Outrage is now an integral part of public discourse, especially when disturbing images are aired on social media. Suddenly, everyone has become a voyeur-cum-commentator, anxious to not ‘miss out’ on what’s trending. But on 7 October, when reports on a Dalit family, who was allegedly disrobed by the UP police at Dhankaur, Greater Noida surfaced, two versions of the chain of events emerged. One that the Dalits stripped their clothes as a form of protest; the other that this was yet another instance of police atrocity against Dalits.
However, the raging debate on the veracity of both the narratives obscured a particular fact: Was it right to publish uncensored images of the Dalit family in social media and media reports, violating the privacy of the Dalit men and women concerned? Was it right to expose a person’s body to the gaze of the whole world, without pixellating or blurring the visuals? .
Trampling on existing laws and media ethics alike, these uncensored visuals depicting nudity were available on the newsfeed of every social media platform.“I think people still believe that the existence of caste is an imaginary construct. Thus, photos depicting caste violence are seen as evidence of ‘the existence of caste’,” explains Ravichandran Chakkiliyan, founder of Dalit Camera, a Dalit media platform. “We use and share these visuals to raise ‘consciousness’ among the mainstream. For instance, if you look around in social media, you will always find these posts on manual scavenging. Aimed at increasing ‘social awareness’ on manual scavenging, these images show a man covered in human excreta. Without caring for the dignity of the man concerned, these posts are widely shared. I think this attempt at raising consciousnesses is also embedded in ‘caste hierarchy’, just like the occurrence of various forms of caste atrocities.”
Over the past few years, documentation of caste violence using uncensored visuals such as this has been defended on three grounds. One, photographs documenting caste atrocities are an important factor in creating awareness. Two, the more brutal the image, the better the chances we have at assuring justice to those who were wronged. Three, it does not matter if images are blurred or not, because no one cares. Not about this family at least.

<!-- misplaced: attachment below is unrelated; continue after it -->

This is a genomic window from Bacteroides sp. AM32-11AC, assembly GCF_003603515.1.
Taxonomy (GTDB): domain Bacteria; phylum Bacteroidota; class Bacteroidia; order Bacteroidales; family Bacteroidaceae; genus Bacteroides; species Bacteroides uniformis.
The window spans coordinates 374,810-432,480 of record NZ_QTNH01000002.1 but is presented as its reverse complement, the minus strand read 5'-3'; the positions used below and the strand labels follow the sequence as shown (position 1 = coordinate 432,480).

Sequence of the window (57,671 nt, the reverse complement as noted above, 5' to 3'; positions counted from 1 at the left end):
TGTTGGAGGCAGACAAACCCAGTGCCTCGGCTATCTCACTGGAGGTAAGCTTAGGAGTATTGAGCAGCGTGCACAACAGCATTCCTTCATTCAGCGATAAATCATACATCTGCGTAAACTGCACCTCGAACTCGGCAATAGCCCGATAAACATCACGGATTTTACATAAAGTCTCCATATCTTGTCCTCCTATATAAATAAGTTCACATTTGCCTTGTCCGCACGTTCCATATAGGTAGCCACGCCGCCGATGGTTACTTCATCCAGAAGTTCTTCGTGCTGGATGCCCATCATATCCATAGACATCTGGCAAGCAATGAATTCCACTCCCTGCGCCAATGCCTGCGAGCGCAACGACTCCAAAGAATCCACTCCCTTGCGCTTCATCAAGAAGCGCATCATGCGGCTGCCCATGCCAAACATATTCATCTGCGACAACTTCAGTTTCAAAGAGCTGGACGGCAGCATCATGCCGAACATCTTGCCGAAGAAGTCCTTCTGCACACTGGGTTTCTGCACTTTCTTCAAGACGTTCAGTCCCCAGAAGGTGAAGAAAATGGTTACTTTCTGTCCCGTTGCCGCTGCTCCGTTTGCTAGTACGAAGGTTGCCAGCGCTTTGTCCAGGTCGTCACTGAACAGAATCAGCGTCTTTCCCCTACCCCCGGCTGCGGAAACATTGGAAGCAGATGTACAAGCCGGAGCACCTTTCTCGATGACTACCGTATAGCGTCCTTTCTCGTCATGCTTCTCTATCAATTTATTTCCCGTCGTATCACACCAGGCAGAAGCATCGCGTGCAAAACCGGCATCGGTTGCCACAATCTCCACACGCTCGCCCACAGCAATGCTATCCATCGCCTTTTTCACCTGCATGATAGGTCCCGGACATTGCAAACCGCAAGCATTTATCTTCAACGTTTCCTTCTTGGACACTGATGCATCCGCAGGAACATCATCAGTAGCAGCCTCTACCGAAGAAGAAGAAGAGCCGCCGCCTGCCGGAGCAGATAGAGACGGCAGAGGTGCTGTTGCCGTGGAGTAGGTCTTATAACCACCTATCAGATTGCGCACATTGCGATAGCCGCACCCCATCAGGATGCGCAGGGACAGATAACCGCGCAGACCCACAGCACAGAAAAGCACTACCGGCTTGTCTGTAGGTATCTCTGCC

“In India, no one asks the consent of a homeless man in the street when they take photographs. The same approach is followed when it comes to Dalits.But they won’t do the same with respect to say, an educated, middle-class, political individual,” says RS Iyer, photo editor, South Asia at Associated Press.
To those who know the long and short of it, memory is a tricky terrain. Specifically in situations of conflict and State violence, memory associated with the history of a tragic event has often been replete with undocumented narratives. However, with the birth of photography 150 years ago, the first baby steps to ensure the longevity of memory were taken. Thus, we can record the times that we live in, ensure the possibility of unmitigated proof to stories and keep our news reports as real as possible. With the advent of digital photography, new media, social media platforms et al the voice of the marginalised found its way to the mainstream. What’s more, a click from a smartphone of a village miles away from the cities we reside could spark outrage, initiate protests and start campaigns, all in a matter of few hours.
While this is certainly commendable, a culture of double standards seems to be at play when we choose to document various forms of violence in the country. Take for instance, the infamous rape and murder of Nirbhaya in 2012. Hitched on a fictitious name, Nirbhaya (meaning fearless), the 2012 gang rape and murder case received widespread coverage and led to the institution of the 2013 Justice Verma Committee recommendations. To date, the victim’s identity has been kept under wraps. Celebrated as an example of a braveheart among Indian women, her name and identity was protected from any kind of irresponsible disclosure on print, online and social media.